Latin Mass Society

Chairman's Blog

22/01/2020 - 10:28

Some worries about Roger Scruton

The more adulatory material I see on the Catholic internet about the late Roger Scruton, the more I think some corrective is necessary. I wish I'd been more critical now, in what I wrote for LifeSite (below).
In Scruton's subtle and often brilliant work, we are gently led away from the idea that it is of any importance whether there is any objective truth, whether God actually exists, or whether there are any moral truths. It doesn't matter because we have our terribly interesting reactions to things and our terribly complex relations with each other and with the past. I want to agree with many of his positive assertions but say to him and his followers: look chaps, this isn't enough. It's not going to work on its own--it'll collapse like a souflé without some, you know, reality behind it. Look, all the people you describe living these elegant, sceptical lives in the 18th century or whatever were living off the capital of a millennium of Christianity, during which time people actually believed in something. It is when this belief starts disappearing from the mass of the population in the 20th century that society starts unravelling. You can't bind it all back up again by saying that the new barbarians should be more like Enlightenment gentlemen. The barbarians are just following the Enlightenment logic through.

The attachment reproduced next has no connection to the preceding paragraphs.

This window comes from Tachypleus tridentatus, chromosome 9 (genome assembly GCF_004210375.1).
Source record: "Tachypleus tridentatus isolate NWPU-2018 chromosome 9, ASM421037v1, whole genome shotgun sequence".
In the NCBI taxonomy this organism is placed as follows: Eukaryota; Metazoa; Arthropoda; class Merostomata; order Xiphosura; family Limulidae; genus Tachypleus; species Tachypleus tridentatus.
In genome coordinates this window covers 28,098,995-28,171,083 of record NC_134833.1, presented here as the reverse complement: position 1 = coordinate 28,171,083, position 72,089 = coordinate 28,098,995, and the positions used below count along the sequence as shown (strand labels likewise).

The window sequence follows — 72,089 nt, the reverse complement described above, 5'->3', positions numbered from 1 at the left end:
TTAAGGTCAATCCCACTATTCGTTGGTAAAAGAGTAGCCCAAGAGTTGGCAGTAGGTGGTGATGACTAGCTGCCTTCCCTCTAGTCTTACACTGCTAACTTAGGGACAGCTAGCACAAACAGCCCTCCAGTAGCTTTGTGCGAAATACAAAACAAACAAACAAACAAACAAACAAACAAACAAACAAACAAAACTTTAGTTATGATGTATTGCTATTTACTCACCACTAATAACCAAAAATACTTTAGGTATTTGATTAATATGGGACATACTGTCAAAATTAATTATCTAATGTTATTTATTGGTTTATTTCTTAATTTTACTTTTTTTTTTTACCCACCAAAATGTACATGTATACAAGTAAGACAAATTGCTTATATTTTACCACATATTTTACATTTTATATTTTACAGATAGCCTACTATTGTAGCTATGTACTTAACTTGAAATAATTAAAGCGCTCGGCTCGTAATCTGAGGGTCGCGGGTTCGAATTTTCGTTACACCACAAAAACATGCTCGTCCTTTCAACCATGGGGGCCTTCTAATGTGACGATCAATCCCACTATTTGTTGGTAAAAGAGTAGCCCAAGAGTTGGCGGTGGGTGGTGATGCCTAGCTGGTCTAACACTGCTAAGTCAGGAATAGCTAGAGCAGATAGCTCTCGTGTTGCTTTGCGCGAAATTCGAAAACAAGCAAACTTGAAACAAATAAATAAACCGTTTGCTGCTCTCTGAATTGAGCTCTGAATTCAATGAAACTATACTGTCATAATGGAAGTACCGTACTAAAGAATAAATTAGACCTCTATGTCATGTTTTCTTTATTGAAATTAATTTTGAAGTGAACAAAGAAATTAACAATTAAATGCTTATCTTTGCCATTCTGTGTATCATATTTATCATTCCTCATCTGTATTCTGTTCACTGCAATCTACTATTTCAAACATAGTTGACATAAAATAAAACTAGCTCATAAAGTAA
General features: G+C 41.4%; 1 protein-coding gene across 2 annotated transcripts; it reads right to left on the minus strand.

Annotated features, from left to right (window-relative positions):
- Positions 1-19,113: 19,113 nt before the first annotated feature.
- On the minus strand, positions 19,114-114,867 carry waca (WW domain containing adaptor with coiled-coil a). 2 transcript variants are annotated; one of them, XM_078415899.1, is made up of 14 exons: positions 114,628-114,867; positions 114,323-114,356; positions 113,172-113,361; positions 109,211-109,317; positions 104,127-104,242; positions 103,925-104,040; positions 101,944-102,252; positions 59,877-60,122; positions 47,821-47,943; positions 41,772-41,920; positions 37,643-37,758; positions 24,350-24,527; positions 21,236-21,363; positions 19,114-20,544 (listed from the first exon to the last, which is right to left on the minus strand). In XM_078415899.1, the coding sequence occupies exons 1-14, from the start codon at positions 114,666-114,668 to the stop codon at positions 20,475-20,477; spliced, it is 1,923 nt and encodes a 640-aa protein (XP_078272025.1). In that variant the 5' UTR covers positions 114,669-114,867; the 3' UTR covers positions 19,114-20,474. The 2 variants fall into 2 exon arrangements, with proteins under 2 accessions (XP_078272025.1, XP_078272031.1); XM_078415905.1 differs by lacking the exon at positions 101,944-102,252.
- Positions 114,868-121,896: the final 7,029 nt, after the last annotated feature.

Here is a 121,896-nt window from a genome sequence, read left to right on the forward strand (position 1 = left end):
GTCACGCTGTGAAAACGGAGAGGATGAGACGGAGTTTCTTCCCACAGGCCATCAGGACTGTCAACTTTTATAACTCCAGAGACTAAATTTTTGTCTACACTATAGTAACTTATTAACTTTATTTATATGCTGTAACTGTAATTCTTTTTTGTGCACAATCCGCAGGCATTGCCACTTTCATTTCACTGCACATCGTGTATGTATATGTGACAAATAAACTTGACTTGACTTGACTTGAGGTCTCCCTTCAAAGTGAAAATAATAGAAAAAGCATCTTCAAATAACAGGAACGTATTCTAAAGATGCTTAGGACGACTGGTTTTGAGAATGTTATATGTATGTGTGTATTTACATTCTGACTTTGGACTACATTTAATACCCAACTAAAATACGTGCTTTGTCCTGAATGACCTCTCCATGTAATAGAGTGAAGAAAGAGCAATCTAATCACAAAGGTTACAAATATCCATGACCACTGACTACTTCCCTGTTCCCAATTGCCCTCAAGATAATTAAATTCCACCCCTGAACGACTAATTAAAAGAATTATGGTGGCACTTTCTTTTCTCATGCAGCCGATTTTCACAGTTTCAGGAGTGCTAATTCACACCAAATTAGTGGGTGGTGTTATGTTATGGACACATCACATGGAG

Heigh ho. Here's my LifeSite article.
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The English philosopher Sir Roger Scruton has died at the age of 75. He was the most prominent proponent of conservatism in political theory of his generation, and his theory of aesthetics was also significant. He came into conflict with the intellectual establishment throughout his life, and his independence of mind was impressive. So intensely hostile to him, indeed, were his fellow philosophers that I witnessed apparently rational mainstream academics actually apologising, in advance, for saying something complimentary about him. And yet he was rather a gentle soul, not given to hasty polemic or feuds, who did not give way to bitterness. His works will long survive those of many of his detractors.